How things change: being thoroughly modern

Visit Caitlin Kelly

Visit Caitlin Kelly

I’m waist deep into research for the fourth novel in this collection, and am spending way too much time thinking about human trafficking and involuntary prostitution. It is a horrible subject to have take residence in your head. Then it occurs to me. Could there possibly be a worse subject for a Broadway musical? Except for the intentionally awful “Spring time for Hitler” of The Producers fame, I think not. And yet, a few years ago I saw such a musical on Broadway.

Let me back up. I was still a child when my sister and I were allowed to see the Julie Andrews movie Thoroughly Modern Millie in which a heartwarming small town girl sets out to marry her rich boss but first must evade an Asian “white slavery ring” and assorted comical mayhem ensues. My mother, to her credit, asked me after the show if I had any questions about the plot and I assured her I did not, even though of course I did.  She left it at that. My sister and I loved the flapper dresses and the long cigarette holders and a tipsy Carol Channing  gushing “raspberries” and declared it our favorite movie ever.

So when my own children were mostly grown, I found myself in New York with them and my sister and guess what had just opened on Broadway? “We have GOT to see it.” My sister and I jumped up and down.  “This is going to be great!” Only it wasn’t. Since the movie came out in 1967,  I had acquired two teenage daughters and several Asian friends. Girls marrying for money wasn’t so funny. Caricatures of Asians were less so. Drunk overdressed rich women? No. And kidnapping young girls so they could be forced to have sex? By intermission I was thinking that this had been a very bad idea.  My kids were giving me funny looks. The world has changed so very much, I thought that night, and I’m glad that it has.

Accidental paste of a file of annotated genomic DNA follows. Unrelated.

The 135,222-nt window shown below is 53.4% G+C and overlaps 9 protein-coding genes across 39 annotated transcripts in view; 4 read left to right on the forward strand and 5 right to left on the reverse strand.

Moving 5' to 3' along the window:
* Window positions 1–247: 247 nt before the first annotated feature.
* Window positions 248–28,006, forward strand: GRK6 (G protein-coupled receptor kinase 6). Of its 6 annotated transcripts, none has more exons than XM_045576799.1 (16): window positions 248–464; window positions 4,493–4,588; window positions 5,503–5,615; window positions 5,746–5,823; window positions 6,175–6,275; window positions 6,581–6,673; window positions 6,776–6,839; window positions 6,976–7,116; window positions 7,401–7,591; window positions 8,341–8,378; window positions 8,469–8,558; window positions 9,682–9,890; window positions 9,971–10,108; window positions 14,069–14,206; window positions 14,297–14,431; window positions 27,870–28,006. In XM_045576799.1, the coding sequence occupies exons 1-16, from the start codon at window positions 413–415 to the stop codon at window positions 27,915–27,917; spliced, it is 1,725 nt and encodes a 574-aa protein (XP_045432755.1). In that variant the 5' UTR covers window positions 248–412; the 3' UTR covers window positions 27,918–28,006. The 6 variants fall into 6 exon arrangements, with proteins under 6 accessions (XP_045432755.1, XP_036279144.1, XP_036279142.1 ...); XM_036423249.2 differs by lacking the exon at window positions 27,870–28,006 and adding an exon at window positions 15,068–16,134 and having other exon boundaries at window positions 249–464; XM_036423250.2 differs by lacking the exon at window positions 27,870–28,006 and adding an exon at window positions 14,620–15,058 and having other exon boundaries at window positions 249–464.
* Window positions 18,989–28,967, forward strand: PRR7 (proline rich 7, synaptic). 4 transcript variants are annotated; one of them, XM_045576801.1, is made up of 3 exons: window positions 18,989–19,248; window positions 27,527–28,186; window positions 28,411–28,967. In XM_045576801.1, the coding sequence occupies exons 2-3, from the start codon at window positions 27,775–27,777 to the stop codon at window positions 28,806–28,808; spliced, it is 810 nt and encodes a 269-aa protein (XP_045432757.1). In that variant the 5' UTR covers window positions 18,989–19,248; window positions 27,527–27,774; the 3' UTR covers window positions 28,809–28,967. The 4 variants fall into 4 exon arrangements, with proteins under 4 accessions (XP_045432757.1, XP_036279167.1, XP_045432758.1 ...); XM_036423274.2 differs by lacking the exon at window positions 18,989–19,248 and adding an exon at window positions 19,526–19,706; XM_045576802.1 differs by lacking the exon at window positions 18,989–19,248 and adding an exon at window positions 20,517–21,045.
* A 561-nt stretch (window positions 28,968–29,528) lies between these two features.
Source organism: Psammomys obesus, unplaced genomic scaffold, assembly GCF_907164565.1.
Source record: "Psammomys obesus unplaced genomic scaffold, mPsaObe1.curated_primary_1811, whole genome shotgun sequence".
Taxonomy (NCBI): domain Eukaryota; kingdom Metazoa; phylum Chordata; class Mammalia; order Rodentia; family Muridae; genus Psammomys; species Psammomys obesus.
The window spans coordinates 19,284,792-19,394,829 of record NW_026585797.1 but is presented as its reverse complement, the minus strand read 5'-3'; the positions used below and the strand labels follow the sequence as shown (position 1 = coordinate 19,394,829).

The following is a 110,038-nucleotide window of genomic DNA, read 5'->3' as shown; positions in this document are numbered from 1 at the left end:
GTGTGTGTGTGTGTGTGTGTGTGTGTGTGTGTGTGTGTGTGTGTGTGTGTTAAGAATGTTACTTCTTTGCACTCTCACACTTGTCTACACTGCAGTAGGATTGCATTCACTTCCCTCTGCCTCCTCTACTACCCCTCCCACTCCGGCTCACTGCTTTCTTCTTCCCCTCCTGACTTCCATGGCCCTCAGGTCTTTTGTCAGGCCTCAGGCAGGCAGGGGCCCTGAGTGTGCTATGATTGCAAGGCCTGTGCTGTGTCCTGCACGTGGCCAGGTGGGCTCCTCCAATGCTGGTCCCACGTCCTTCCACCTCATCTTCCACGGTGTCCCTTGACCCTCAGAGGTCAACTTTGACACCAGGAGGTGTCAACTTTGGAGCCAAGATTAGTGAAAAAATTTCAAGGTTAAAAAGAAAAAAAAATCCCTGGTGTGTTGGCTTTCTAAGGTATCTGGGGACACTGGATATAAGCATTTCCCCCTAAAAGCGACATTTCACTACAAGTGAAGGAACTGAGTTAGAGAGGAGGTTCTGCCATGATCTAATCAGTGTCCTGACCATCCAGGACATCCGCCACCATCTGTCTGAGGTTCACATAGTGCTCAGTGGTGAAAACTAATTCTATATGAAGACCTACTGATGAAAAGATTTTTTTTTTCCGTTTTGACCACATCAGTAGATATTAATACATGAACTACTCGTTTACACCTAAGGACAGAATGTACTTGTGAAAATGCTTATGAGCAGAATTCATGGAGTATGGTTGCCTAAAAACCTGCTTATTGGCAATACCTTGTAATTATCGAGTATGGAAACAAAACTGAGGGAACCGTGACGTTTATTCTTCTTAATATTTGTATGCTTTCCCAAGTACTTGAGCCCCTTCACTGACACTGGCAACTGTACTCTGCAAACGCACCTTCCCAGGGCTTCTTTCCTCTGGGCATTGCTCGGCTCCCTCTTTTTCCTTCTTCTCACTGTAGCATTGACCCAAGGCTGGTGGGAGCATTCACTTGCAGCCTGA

However, the Broadway musical went on to win six Tony awards, including best musical. It spawned three traveling productions and, in the words of Wikipedia “has since become a popular choice for high school productions.” Yikes. High school productions.

Okay, so maybe the world isn’t quite as different as I sometimes think that it is. Sometimes, it’s me that has changed. And I’m glad that I have.

For more on how things change with time, visit my x0 blog here for thoughts on veggie burgers, humor and empathy. Also visit my y1 blog here for thoughts on gay psychiatrists and my hoarding disorder.

2 thoughts on “How things change: being thoroughly modern

  1. Pingback: How things change: veggie burgers | Face Painting for World Peace

  2. Pingback: How things change: being thoroughly modern | 46. Ascending

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